The latest numbers from Abacus Data, released to Sun Media on Tuesday night, caused a bit of a stir. They put the three parties in a tight three-way race and placed the Conservatives narrowly ahead for the first time in any poll since Justin Trudeau became Liberal leader. But though the poll differs from the consensus opinion on where the parties stand, it is in complete agreement in terms of which direction they are heading.
But Abacus was last in the field in mid-June, like the other firms that have recently reported. And like those firms, it shows that nothing of real consequence has happened over the summer months in the polls.
Since that June poll, Abacus finds the Conservatives gaining three points to sit atop the table with 30%, while the Liberals were unchanged at 29% and the New Democrats were up one point to 27%. All of these shifts in support appear insignificant, assuming a probabilistic sample.
The one change that was outside the theoretical margin of error was the fall of the Greens by six points to 4%, though that puts them at a far more reasonable level of support than June's 10%. The Bloc Québécois was up two points to 8%, while 1% said they would vote for another party and 22% were undecided.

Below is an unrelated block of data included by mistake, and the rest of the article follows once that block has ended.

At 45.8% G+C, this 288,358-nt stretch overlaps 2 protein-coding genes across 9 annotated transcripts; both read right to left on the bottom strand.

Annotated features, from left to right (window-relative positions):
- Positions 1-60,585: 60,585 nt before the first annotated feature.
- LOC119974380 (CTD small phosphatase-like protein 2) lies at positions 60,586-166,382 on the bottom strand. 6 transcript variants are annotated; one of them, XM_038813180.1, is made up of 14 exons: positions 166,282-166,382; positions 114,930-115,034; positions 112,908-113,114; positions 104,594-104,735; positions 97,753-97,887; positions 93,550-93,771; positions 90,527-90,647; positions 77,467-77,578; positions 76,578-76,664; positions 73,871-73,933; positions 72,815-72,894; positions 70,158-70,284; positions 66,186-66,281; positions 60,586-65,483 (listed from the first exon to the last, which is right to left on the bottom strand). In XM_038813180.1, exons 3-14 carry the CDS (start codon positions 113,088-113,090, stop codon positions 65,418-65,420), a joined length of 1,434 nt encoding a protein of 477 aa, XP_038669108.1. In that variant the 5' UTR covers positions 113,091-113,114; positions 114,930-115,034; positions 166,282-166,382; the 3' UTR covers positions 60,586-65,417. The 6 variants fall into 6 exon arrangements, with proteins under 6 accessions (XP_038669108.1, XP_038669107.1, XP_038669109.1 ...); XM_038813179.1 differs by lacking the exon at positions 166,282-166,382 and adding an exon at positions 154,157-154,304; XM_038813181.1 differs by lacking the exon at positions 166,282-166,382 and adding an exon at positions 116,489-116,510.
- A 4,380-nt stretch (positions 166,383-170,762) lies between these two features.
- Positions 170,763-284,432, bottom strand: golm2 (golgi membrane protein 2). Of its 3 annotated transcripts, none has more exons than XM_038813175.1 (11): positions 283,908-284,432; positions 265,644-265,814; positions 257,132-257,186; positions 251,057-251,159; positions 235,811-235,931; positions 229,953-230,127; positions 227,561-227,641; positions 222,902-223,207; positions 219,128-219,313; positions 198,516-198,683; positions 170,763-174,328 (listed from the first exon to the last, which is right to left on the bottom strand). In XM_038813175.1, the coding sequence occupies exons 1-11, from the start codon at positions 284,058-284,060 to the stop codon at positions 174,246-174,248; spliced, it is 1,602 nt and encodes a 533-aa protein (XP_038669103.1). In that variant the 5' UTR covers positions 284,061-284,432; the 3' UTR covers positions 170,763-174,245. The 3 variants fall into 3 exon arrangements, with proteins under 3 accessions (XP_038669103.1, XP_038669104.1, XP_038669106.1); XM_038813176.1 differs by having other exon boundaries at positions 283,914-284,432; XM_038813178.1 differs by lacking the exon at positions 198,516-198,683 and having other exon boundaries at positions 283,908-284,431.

It is clear that Abacus differs from what the other polls are showing in terms of actual support, but the trends are similar. That is, perhaps, more important than where the parties actually stand. Why Abacus has been consistently at odds with other pollsters since the beginning of 2013 is less clear.
Abacus found the Conservatives ahead by two points among men and the NDP ahead by five points (the Liberals were second) among women. The New Democrats had the edge among voters between the ages of 18 and 44, the Conservatives had a wide advantage among voters between the ages of 45 and 59, and the Liberals were narrowly in front among voters 60 and older.
The large national sample reported by Abacus is deceptive, as it over-sampled Ontario (note that Abacus releases complete weighted and unweighted results, including for all respondents and committed voters, and kudos to them for that). This was re-weighted accordingly, but it means that the samples outside of Ontario are quite small. This leaves those numbers vulnerable to wider variations, which did indeed occur.
In British Columbia, the Conservatives led with 35% while the Liberals were up 15 points since June to 32%. The NDP fell to 28%, while the Greens were down 17 points to 5%.
The Conservatives increased by 15 points to 65% in Alberta. The Liberals were up to 22% and the NDP was down 16 points to 5%.
There was less statistically significant movement in the Prairies (39% for the Tories, followed by the NDP at 28% and the Liberals at 27%) and Atlantic Canada (42% for the NDP, followed by the Liberals at 40% and the Conservatives at 17%, a result that is significantly at odds with other surveys).